Three: Life is life.
As Frey lives his way through rehab, he gets given a book. Tao Te Ching. A classic in Chinese texts. And it’s this book that gives him a new perspective on things. Forget the 12 Steps, forget God and Higher Powers. Old ancient Chinese dudes know what’s up. Now of course, being the book lover I am, as soon as I got the pages where Frey starts talking about said book, I was on Amazon quicker than a flash ordering my own copy. And six months later I’m still making my way through it. There are some lessons within the book that speak to me and some that do not. But I feel the main essence of the Tao, and the main thing that Frey learnt, is that life is life. Nothing more, nothing less. And that’s kind of beautiful. We as a people spend so much of our time and energy worrying, wanting, thinking we need, being greedy etc etc, that we rarely just take things as they are and accept responsibility for ourselves. AMLP is a journey in what holding ourselves accountable is all about.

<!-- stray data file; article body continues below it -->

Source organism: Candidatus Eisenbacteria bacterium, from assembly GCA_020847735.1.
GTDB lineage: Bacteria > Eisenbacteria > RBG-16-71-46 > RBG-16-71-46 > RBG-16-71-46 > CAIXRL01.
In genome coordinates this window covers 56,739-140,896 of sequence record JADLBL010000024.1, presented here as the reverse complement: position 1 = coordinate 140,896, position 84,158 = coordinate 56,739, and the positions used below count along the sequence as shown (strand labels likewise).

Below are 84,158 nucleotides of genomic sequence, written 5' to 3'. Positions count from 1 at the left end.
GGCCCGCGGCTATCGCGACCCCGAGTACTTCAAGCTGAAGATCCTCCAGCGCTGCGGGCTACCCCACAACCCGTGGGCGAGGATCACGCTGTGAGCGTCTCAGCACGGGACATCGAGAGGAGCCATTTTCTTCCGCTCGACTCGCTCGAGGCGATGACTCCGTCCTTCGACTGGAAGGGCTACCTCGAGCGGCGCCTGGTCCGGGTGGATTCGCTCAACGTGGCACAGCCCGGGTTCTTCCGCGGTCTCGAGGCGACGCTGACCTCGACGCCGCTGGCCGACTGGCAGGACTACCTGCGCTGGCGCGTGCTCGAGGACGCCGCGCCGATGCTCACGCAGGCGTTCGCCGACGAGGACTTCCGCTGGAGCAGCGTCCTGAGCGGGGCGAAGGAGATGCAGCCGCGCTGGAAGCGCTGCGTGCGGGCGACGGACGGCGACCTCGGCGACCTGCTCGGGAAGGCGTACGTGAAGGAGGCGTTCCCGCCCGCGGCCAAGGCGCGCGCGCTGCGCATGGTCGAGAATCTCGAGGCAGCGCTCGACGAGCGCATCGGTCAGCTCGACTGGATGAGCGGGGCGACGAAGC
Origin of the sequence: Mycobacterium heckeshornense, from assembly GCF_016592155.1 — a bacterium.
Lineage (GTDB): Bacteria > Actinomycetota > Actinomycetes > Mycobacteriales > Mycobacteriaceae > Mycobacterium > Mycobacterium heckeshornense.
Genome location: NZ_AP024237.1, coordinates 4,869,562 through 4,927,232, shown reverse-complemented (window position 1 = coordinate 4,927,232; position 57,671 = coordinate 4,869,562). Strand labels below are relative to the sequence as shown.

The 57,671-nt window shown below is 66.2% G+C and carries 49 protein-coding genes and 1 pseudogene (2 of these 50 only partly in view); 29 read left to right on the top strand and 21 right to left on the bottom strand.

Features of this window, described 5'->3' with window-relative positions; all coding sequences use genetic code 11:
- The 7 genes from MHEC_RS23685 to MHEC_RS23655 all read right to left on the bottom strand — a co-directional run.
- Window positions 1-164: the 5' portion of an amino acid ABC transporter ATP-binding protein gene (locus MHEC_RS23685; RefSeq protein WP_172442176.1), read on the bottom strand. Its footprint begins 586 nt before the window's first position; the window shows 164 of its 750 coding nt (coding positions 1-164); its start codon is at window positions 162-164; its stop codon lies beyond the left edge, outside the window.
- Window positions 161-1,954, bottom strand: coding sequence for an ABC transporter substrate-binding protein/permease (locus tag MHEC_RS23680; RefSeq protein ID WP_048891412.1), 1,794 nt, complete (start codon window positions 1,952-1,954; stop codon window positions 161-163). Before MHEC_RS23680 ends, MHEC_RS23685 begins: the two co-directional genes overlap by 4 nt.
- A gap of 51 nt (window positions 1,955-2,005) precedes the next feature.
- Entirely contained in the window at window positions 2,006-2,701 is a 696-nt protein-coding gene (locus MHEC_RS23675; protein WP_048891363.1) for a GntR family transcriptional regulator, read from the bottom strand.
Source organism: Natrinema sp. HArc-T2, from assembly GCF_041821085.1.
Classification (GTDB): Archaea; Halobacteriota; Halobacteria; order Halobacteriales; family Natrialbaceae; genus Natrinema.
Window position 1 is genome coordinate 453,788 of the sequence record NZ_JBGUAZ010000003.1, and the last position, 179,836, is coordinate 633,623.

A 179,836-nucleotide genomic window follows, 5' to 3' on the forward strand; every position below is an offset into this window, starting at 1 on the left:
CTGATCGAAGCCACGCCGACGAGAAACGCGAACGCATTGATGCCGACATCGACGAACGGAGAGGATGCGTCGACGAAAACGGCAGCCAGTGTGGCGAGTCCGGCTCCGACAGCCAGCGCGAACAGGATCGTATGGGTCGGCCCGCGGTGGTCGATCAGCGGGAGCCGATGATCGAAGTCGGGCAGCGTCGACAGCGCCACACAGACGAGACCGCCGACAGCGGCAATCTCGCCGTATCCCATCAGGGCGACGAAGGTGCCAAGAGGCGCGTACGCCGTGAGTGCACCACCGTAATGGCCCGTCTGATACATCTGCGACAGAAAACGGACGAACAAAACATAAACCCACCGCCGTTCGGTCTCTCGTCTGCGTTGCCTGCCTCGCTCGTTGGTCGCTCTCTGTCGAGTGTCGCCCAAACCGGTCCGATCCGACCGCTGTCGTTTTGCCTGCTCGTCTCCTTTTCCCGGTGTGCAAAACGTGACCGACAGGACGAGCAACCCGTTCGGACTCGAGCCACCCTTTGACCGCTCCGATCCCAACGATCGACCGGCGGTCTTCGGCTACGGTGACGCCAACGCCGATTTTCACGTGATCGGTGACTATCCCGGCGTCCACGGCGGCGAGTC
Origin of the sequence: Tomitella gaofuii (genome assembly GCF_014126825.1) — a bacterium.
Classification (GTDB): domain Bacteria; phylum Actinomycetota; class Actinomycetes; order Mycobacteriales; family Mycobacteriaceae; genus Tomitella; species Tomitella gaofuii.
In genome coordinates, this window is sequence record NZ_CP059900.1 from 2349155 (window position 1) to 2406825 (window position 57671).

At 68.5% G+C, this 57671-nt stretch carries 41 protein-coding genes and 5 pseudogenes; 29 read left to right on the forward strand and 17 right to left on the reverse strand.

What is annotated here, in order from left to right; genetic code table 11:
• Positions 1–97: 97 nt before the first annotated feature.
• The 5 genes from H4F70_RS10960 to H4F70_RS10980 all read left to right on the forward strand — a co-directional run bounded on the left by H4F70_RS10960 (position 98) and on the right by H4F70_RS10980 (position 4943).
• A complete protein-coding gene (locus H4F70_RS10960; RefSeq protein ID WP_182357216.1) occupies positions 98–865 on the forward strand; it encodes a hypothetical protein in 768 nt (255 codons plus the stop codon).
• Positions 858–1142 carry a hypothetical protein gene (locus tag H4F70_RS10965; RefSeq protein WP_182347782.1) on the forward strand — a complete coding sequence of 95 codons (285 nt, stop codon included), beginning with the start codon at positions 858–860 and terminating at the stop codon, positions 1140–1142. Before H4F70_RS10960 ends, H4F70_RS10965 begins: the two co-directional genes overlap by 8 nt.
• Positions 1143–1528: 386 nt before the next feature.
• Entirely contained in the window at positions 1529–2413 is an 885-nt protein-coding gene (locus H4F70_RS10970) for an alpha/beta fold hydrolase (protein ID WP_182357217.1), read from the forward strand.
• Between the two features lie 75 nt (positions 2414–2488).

Four: Take risks.
In rehab, you have to live by an assload of rules. And mostly, they’re good. They give you routine. Help stabilise you. “Set you on the right path”. But it also seems like sometimes they’re just a bit shit. Nice metaphor for life as a whole too, eh? And Frey, of course, isn’t willing to take all the bullshit. Like we said before, he’s about accepting responsibility and knowing that life is life. So, when Frey meets a girl, Lilly, those rules mean nothing. Because the risk of speaking to, touching, holding, loving someone he’s not supposed to, is far less than the result of healing, growing and ultimately, believing that things can be better. Living on the side of caution is sometimes good. But the rest of the time you just have to take the leap, trust yourself and know that only you know what’s right for you.